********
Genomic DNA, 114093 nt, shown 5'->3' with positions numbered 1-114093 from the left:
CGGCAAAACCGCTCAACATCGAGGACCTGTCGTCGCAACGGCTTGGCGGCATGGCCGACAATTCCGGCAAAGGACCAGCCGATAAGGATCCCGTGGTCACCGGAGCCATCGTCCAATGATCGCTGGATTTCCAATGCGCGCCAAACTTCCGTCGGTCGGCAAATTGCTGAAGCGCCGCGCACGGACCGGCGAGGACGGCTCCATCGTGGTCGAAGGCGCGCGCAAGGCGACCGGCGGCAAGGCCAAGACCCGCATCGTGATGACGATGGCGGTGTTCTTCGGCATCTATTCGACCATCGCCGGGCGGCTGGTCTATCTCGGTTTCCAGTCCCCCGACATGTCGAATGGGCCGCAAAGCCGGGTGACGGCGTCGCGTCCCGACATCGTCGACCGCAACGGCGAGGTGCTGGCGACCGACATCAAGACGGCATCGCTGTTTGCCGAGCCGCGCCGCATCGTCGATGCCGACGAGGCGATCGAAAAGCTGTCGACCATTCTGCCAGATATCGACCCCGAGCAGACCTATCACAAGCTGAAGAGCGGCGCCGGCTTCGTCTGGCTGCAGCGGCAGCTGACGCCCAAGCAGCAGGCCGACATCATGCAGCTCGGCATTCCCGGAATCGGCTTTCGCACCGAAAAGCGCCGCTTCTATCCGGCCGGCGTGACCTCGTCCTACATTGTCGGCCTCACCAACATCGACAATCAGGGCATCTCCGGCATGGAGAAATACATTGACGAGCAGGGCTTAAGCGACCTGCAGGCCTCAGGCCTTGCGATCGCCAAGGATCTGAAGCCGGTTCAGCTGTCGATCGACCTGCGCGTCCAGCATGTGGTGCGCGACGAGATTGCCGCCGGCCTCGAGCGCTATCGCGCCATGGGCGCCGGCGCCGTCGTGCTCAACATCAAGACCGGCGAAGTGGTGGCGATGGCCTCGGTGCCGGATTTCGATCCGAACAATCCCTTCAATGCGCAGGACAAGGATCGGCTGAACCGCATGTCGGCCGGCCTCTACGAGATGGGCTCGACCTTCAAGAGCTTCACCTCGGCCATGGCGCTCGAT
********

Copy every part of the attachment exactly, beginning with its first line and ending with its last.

Genomic DNA, 114093 nt, shown 5'->3' with positions numbered 1-114093 from the left:
CGGCAAAACCGCTCAACATCGAGGACCTGTCGTCGCAACGGCTTGGCGGCATGGCCGACAATTCCGGCAAAGGACCAGCCGATAAGGATCCCGTGGTCACCGGAGCCATCGTCCAATGATCGCTGGATTTCCAATGCGCGCCAAACTTCCGTCGGTCGGCAAATTGCTGAAGCGCCGCGCACGGACCGGCGAGGACGGCTCCATCGTGGTCGAAGGCGCGCGCAAGGCGACCGGCGGCAAGGCCAAGACCCGCATCGTGATGACGATGGCGGTGTTCTTCGGCATCTATTCGACCATCGCCGGGCGGCTGGTCTATCTCGGTTTCCAGTCCCCCGACATGTCGAATGGGCCGCAAAGCCGGGTGACGGCGTCGCGTCCCGACATCGTCGACCGCAACGGCGAGGTGCTGGCGACCGACATCAAGACGGCATCGCTGTTTGCCGAGCCGCGCCGCATCGTCGATGCCGACGAGGCGATCGAAAAGCTGTCGACCATTCTGCCAGATATCGACCCCGAGCAGACCTATCACAAGCTGAAGAGCGGCGCCGGCTTCGTCTGGCTGCAGCGGCAGCTGACGCCCAAGCAGCAGGCCGACATCATGCAGCTCGGCATTCCCGGAATCGGCTTTCGCACCGAAAAGCGCCGCTTCTATCCGGCCGGCGTGACCTCGTCCTACATTGTCGGCCTCACCAACATCGACAATCAGGGCATCTCCGGCATGGAGAAATACATTGACGAGCAGGGCTTAAGCGACCTGCAGGCCTCAGGCCTTGCGATCGCCAAGGATCTGAAGCCGGTTCAGCTGTCGATCGACCTGCGCGTCCAGCATGTGGTGCGCGACGAGATTGCCGCCGGCCTCGAGCGCTATCGCGCCATGGGCGCCGGCGCCGTCGTGCTCAACATCAAGACCGGCGAAGTGGTGGCGATGGCCTCGGTGCCGGATTTCGATCCGAACAATCCCTTCAATGCGCAGGACAAGGATCGGCTGAACCGCATGTCGGCCGGCCTCTACGAGATGGGCTCGACCTTCAAGAGCTTCACCTCGGCCATGGCGCTCGAT